ENVIRONMENTAL SUSTAINABILITY ♲ HEALTH ♲ ANIMAL ADVOCACY
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"Climate change risks should be assessed in the same way as threats to national security or public health."

So how can individuals make a difference to reduce global warming?

You may have heard the term carbon footprint: a measure of the total amount of carbon dioxide (CO2) and methane (CH4) emissions for a business, product, activity, or person. The goal is to make your carbon footprint as small as possible.

The first contributory factor that comes to mind is transportation: how much fuel does your vehicle use? Do you even need a personal vehicle?

To drive a large SUV appears to be the current fad in the US. But does one really need a 15mpg vehicle when a 30mpg vehicle will get you there? For many there's a disconnect between consumerism and its effect sustainability.

Hybrid vehicles, electric vehicles [EVs], even modern clean diesel vehicles can get 50-60mpg with very low emissions.

Consider using public transportation. How about a scooter, a bike, or even walk for short trips?

How thermally efficient is your home? Heating and cooling requires energy mostly from fossil fuels. Why not use solar panels for electricity and heating water?

The products you buy make a difference. Avoid buying plastic. Refuse plastic bags when you shop. Bring your own bag to the grocery store. Only buy new stuff when necessary. Repurpose items you no longer use if possible. Recycle everything!

Consuming meat increases your carbon footprint 2.5x over a vegetarian diet and 3x over a vegan diet.

The web servers that host these web pages run on wind power.

The huge data centers like Google, FaceBook, and Amazon run a significant proportion of their servers with wind power and plan to go 100% shortly.

Global Warming
via Steve

Global warming is for real; statistical records prove it. Average global temperatures are increasing at an alarming rate because greenhouse gases created by burning fossil fuels and coal have changed the way our atmosphere retains heat. Radiation hits the Earth and bounces back towards space but now not as much escapes.

Without greenhouse gasses the Earth would be too cold to support life, but there's a balance that humans have knocked out of whack.

Carbon dioxide is created when any material containing carbon is burned, such as oil, coal, natural gas, or wood. Methane from livestock and fracking also contribute to greenhouse gases.

Since the outset of the industrial revolution in the late 1700s, the carbon dioxide concentration in Earth's atmosphere has increased by about 34%, most rapidly from about 1960 onward. Human activities currently release about 37 billion metric tons of CO2 per year, which equates to about 5% of natural CO2 emissions. Natural processes absorb the equivalent of all natural emissions plus about 57% of man-made emissions, leaving an additional 16 billion metric tons of CO2 in the atmosphere each year (2011).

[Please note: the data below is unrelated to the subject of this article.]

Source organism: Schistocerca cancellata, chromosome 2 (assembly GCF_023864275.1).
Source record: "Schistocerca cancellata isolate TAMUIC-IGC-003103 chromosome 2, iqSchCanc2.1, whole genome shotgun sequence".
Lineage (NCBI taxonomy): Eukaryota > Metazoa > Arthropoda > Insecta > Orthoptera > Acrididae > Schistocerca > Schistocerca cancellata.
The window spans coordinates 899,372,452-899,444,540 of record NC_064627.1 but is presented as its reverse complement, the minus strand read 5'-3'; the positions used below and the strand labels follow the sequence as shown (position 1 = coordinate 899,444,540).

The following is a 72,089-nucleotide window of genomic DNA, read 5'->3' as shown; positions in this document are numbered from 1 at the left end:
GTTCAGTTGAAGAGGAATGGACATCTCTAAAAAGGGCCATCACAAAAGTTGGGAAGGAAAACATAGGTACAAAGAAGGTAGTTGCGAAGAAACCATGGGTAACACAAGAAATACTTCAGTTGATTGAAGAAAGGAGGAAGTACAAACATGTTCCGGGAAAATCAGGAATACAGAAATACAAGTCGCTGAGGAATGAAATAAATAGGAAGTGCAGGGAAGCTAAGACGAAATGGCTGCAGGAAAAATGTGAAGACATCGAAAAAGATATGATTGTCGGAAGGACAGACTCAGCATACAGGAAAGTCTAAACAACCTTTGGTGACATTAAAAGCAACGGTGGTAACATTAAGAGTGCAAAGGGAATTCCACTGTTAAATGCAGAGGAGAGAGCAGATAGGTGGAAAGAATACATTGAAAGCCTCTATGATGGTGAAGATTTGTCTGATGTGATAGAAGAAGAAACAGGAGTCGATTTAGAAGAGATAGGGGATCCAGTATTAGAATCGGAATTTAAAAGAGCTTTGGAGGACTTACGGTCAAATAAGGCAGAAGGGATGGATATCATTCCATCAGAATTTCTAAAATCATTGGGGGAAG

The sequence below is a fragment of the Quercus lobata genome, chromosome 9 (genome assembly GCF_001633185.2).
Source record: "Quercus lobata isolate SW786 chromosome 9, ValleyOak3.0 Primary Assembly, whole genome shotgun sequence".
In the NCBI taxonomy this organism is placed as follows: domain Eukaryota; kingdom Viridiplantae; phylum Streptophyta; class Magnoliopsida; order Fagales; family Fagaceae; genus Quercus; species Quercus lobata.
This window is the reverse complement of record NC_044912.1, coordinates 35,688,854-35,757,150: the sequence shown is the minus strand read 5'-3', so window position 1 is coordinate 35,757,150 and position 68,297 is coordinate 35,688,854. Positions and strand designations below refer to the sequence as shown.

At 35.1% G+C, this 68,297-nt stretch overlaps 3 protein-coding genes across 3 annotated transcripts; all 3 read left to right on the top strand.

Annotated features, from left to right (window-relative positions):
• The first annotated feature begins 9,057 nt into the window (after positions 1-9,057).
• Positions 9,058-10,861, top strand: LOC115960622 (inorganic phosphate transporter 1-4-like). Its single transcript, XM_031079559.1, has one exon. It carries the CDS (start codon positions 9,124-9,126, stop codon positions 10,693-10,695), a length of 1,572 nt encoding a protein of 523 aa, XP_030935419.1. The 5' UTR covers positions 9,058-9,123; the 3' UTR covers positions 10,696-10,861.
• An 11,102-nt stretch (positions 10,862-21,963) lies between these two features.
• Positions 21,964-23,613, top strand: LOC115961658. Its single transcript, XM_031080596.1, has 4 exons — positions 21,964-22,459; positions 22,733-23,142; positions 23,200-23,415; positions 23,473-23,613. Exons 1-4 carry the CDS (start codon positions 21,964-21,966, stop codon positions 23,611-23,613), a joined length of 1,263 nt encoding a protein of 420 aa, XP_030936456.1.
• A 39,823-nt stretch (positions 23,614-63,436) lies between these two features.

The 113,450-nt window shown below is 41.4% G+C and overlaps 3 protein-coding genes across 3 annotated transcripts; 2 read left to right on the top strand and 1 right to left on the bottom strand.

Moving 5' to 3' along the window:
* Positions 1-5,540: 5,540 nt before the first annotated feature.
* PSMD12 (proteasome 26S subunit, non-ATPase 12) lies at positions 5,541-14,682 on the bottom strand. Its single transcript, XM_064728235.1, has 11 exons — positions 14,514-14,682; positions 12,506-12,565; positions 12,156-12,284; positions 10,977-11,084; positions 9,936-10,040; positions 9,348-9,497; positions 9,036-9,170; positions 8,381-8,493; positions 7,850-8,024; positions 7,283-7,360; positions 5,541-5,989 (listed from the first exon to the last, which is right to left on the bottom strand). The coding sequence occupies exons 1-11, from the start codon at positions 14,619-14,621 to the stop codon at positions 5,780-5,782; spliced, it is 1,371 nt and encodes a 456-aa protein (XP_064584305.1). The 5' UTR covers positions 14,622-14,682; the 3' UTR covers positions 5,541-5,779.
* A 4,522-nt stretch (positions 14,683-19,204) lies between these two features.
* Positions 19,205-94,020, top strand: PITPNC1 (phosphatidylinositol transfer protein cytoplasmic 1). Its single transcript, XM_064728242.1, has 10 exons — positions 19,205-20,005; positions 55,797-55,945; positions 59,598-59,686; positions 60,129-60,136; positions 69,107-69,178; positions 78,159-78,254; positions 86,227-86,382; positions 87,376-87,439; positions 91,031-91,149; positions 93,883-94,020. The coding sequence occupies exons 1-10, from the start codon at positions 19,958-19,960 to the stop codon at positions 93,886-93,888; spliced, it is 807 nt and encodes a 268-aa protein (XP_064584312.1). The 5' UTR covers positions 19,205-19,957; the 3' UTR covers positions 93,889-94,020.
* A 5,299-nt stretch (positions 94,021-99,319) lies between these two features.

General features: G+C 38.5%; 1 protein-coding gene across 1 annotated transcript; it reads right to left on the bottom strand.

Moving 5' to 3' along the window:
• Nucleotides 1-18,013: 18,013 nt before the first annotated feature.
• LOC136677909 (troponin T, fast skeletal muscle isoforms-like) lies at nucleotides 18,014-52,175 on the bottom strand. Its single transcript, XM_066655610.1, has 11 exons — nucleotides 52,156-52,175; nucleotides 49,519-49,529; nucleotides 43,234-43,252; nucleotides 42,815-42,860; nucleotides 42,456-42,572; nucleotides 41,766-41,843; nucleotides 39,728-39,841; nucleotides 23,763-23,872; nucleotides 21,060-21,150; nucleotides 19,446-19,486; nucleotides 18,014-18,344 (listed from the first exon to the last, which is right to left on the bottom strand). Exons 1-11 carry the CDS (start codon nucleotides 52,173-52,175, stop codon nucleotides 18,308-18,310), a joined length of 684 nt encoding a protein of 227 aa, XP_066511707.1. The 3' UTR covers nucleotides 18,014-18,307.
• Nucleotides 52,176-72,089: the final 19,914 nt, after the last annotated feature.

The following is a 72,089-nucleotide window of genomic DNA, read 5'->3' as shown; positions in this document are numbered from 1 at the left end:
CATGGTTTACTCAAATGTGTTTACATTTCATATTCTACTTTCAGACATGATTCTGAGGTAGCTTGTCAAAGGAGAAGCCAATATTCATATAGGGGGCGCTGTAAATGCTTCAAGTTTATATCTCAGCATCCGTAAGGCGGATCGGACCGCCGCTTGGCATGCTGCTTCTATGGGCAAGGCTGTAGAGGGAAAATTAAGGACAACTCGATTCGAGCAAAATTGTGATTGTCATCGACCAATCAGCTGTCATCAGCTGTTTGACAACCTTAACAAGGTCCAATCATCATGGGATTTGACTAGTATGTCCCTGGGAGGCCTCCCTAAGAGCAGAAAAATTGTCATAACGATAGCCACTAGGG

During March of 2015 CO2 levels were sustained at 400ppm, the highest value since measurements began.

"Over the past few years we have seen an increase in the frequency and severity of extreme weather such as hurricanes, tornadoes, winters, massive floods, heat waves and droughts." - Ph.D. biologist Richard Hilderman

With temperatures rising both the land and oceans heat up. More heat means more evaporation; the oceans lose more water to the atmosphere and must dump it somewhere. Warm ocean fueled storms create rain and wind; coastal storms become more frequent and extreme. More heat means the already dry semi-arid and desert areas become dryer due to an increased rate of evaporation. Weather patterns we think of as normal change.

As water heats it expands increasing in volume. Ice in polar regions is melting. Glaciers are receding. The ocean level has risen 17.5cm (7 inches) in the last 100 years. According to NASA satellite imagery sea level rose 6.4cm from in just 10-years (1993-2013). so the rate of rise is increasing in tandem with CO2 levels.

With climate patterns shifting many places that are heavily inhabited no longer have enough rainfall to support the population, while other areas that already get lots of rain now get even more having to deal with periodic flooding.

The effect of global warming is polarizing weather patterns even if the yearly averages remain the same. Ten is the average of 9 and 11, but so are 1 and 19.

Earth recycles everything as our ecosystem is in fact a closed system. The amount of water stays the same; it just moves around. Distribution is the issue, and as this changes due to global warming humans will have to adapt by using less water in already arid climates...or move.

Green lawns in desert areas don’t make sense. Would we rather have food, or a nice lawn?

Most humans are not good with rapid change. We get comfortable with things as they are, as they have always been, and expect status quo to continue. There is a sense of entitlement. Some with faith believe a greater power is in control so their actions are of no consequence. In fact every choice we make as a consumer counts toward the quality of our environment and for future generations.

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